Show HN: Python framework is faster than Golang Fiber

This page summarizes the projects mentioned and recommended in the original post on news.ycombinator.com

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  • socketify.py

    Bringing Http/Https and WebSockets High Performance servers for PyPy3 and Python3

    I'm reading some arguments and counter-arguments in this thread, and in my opinion it kinda boils down to what point of view you're having.

    If you look at it as a framework that minimises the networking overhead, then fine, it's an interesting piece of software.

    If on the other hand you look at it like a "fast" web framework then things start to change and the discussion gets a bit more complicated.

    So for example, you look at the source code of the applications being benchmarked (example: https://github.com/cirospaciari/socketify.py/blob/main/bench...) and you immediately see it's simply returning the string "hello world"). Which means that it's almost 100% of the time running in the fast path / best case.

    My guess is that as soon as you start doing any kind of computation in the request handler in normal non-super-optimized python (trival example: validating some headers and/or checking some signatures as you would do with jwt tokens for example) then the python-vs-golang gap will start to go back to favour golang.

    And then again, it boils down to what you're doing: anything io-intensive might benefit from the unetworking/uwebsocket beneath, anything cpu-intensive will benefit from the golang compiler producing native executable code.

    Nice work anyways.

  • FrameworkBenchmarks

    Source for the TechEmpower Framework Benchmarks project

    Actually the benchmark is on https://github.com/TechEmpower/FrameworkBenchmarks with is basically this with more headers, but you are right, is not enought, i used TechEmPower because is very popular. I have some issues open to create an better JWT token support, database and much more, i will post these in the future!

  • WorkOS

    The modern API for authentication & user identity. The APIs are flexible and easy-to-use, supporting authentication, user identity, and complex enterprise features like SSO and SCIM provisioning.

  • typedload

    Python library to load dynamically typed data into statically typed data structures

    I read all the perftests in the repo. I think they nearly all parse a structure that contains a repetition of the same or similar thing a couple hundred thousand times times and the timing function returns the min and max of 5 attempts. I just picked one example for posting.

    Not a Python expert, but could the Pydantic tests be possibly not realistic and/or misleading because they are using kwargs in __init__ [1] to parse the object instead of calling the parse_obj class method [2]? According to some PEPs [3], isn't Python creating a new dictionary for that parameter which would be included in the timing? That would be unfortunate if that accounted for the difference.

    Something else I think about is if a performance test doesn't produce a side effect that is checked, a smart compiler or runtime could optimize the whole benchmark away. Or too easy for the CPU to do branch prediction, etc. I think I recall that happening to me in Java in the past, but probably not happened here in Python.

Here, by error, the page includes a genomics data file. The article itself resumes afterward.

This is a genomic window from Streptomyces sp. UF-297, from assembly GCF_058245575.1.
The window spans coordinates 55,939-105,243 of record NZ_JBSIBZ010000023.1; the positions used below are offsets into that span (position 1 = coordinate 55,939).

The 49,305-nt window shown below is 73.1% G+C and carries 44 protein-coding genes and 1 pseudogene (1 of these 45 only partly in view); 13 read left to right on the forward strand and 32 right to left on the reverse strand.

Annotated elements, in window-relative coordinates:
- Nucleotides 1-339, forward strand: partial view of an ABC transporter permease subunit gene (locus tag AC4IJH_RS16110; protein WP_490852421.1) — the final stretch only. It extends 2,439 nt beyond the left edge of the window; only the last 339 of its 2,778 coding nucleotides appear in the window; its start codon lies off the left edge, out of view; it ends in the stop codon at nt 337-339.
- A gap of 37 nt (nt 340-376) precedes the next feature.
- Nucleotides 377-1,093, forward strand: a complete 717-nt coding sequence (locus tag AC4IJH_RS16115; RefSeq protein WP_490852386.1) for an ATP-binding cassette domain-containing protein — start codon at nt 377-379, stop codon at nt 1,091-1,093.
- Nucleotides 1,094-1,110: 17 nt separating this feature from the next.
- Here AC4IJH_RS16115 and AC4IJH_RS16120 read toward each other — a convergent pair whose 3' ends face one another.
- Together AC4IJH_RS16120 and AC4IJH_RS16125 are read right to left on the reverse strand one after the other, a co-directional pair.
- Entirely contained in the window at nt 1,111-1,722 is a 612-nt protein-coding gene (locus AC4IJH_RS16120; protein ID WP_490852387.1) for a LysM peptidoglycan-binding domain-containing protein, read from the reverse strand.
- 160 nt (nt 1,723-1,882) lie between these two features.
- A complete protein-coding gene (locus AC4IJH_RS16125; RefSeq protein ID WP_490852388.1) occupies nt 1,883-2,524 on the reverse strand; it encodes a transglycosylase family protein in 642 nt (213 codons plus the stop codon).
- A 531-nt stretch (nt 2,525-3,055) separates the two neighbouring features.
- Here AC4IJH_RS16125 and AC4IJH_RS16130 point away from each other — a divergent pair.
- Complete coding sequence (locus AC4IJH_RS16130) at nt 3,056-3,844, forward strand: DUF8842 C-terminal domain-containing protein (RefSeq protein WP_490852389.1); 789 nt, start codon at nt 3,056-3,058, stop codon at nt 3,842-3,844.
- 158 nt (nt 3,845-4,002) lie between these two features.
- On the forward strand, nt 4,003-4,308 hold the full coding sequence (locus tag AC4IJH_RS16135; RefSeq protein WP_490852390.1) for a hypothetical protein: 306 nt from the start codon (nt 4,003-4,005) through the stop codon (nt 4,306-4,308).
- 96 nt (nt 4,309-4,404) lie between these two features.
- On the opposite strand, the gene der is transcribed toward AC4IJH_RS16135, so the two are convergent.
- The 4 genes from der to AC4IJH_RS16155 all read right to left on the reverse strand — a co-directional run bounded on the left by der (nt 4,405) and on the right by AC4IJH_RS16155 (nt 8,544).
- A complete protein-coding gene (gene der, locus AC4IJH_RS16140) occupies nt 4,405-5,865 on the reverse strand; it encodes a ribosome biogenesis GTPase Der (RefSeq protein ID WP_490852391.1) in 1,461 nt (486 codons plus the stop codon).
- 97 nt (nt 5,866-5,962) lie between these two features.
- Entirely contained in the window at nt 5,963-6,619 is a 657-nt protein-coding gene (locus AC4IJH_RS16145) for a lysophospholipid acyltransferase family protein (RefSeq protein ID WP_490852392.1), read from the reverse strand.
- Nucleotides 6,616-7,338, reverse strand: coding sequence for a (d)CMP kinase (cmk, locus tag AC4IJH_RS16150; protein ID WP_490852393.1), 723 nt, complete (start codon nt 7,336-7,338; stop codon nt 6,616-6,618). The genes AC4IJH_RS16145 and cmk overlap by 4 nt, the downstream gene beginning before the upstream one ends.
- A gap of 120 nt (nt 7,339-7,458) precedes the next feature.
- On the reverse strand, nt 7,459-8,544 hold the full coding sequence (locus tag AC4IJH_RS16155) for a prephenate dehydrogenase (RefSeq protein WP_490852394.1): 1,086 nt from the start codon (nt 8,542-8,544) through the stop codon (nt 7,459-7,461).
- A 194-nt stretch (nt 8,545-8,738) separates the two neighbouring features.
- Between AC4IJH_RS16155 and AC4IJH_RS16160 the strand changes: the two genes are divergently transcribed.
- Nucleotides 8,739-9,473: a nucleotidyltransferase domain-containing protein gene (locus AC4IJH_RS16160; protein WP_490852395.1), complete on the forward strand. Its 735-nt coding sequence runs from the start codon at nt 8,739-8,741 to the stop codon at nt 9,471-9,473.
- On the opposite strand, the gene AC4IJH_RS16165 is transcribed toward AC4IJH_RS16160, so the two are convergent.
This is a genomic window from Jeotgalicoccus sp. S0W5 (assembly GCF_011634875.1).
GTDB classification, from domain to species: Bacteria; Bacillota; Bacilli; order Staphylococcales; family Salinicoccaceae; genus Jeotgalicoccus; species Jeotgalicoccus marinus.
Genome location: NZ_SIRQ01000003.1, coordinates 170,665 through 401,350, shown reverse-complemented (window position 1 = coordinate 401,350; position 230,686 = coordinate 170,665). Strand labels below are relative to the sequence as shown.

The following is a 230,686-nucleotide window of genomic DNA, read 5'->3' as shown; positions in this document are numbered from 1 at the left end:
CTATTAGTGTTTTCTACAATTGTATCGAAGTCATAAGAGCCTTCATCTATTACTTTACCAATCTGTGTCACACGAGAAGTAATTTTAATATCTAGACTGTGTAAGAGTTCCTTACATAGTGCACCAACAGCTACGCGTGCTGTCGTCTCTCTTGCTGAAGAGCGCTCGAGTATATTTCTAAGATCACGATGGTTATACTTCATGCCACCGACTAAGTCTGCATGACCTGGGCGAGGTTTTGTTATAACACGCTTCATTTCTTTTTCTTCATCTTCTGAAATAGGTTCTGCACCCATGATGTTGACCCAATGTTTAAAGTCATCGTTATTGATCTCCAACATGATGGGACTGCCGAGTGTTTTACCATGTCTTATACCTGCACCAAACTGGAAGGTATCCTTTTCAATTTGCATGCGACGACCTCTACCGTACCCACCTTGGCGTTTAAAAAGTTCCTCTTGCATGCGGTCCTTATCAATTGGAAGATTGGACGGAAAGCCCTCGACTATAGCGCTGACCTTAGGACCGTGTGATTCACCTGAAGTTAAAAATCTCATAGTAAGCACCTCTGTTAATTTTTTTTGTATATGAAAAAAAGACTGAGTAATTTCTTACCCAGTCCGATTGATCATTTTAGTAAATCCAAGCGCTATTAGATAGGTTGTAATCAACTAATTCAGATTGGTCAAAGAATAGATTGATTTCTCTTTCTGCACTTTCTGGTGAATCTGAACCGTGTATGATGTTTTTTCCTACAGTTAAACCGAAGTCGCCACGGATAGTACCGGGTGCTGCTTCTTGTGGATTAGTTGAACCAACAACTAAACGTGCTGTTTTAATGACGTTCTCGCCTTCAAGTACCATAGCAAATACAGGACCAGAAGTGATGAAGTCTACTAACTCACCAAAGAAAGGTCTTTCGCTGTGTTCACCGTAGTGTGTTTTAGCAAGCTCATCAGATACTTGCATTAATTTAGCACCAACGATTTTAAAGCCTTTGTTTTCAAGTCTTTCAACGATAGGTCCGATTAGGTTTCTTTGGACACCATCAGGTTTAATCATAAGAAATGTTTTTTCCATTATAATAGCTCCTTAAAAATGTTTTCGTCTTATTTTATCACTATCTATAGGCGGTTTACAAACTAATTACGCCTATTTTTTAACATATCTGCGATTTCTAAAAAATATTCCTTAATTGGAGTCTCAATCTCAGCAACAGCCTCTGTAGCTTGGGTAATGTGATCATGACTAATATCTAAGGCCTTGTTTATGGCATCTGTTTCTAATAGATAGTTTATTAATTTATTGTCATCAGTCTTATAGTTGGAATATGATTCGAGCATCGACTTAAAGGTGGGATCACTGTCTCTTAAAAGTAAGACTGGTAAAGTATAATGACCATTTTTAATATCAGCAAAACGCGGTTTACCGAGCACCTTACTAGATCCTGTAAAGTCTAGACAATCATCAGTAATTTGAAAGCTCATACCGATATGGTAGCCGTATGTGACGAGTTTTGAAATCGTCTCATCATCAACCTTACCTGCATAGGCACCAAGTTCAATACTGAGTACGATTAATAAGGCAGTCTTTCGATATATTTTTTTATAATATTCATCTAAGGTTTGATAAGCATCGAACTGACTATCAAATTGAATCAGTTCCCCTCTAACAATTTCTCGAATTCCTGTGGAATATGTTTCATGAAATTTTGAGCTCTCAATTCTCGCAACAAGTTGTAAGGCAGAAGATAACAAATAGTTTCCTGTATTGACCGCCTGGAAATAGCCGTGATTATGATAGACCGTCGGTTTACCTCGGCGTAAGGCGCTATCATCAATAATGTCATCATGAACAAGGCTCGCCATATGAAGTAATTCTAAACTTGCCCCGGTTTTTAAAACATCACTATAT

[1] https://github.com/ltworf/typedload/blob/37c72837e0a8fd5f350...

    [2] https://docs.pydantic.dev/usage/models/#helper-functions

    [3] https://peps.python.org/pep-0692/

  • codon

    A high-performance, zero-overhead, extensible Python compiler using LLVM

    Good point! However, you bring in a common misconception I'm fighting with within my company for a long time. Python is not an interpreted language. There is no such thing as an "interpreted language", a language is just a set or rules and keywords. Everything you can fit into Backus–Naur form is already a language even if it doesn't have any implementation nor compiler neither interpreter.

    Just as a piece of evidence, there are interpreted C++ (http://www.artificialworlds.net/wiki/IGCC/IGCC) and AOT Python (https://github.com/exaloop/codon) implementations.

  • pydantic-core

    Core validation logic for pydantic written in rust

    pydandic-core [0] will hopefully solve this issue (written in Rust)

    [0] -- https://github.com/pydantic/pydantic-core

  • Django

    The Web framework for perfectionists with deadlines.

    Django is an WebFramework, Meinheld is an WSGI Server framework.

    https://github.com/django/django

    https://github.com/mopemope/meinheld

    So django meinheld is basically saying that i used Django served by meinheld in that benchmark.

  • meinheld

    Meinheld is a high performance asynchronous WSGI Web Server (based on picoev)

    Django is an WebFramework, Meinheld is an WSGI Server framework.

    https://github.com/django/django

    https://github.com/mopemope/meinheld

    So django meinheld is basically saying that i used Django served by meinheld in that benchmark.

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  • gnet

    🚀 gnet is a high-performance, lightweight, non-blocking, event-driven networking framework written in pure Go./ gnet 是一个高性能、轻量级、非阻塞的事件驱动 Go 网络框架。

    Since we're in the useless benchmark, this Go native library completely wreck any C/C++ lib wrapped by Python: https://github.com/panjf2000/gnet

  • tcpserver

    High performance Golang IPv4 and IPv6 capable TCP server with TLS support, graceful shutdown and TCP FastOpen

  • peps

    Python Enhancement Proposals

    Oh, I have a pretty fresh news for you.

    https://github.com/python/peps/pull/2955

NOTE: The number of mentions on this list indicates mentions on common posts plus user suggested alternatives. Hence, a higher number means a more popular project.

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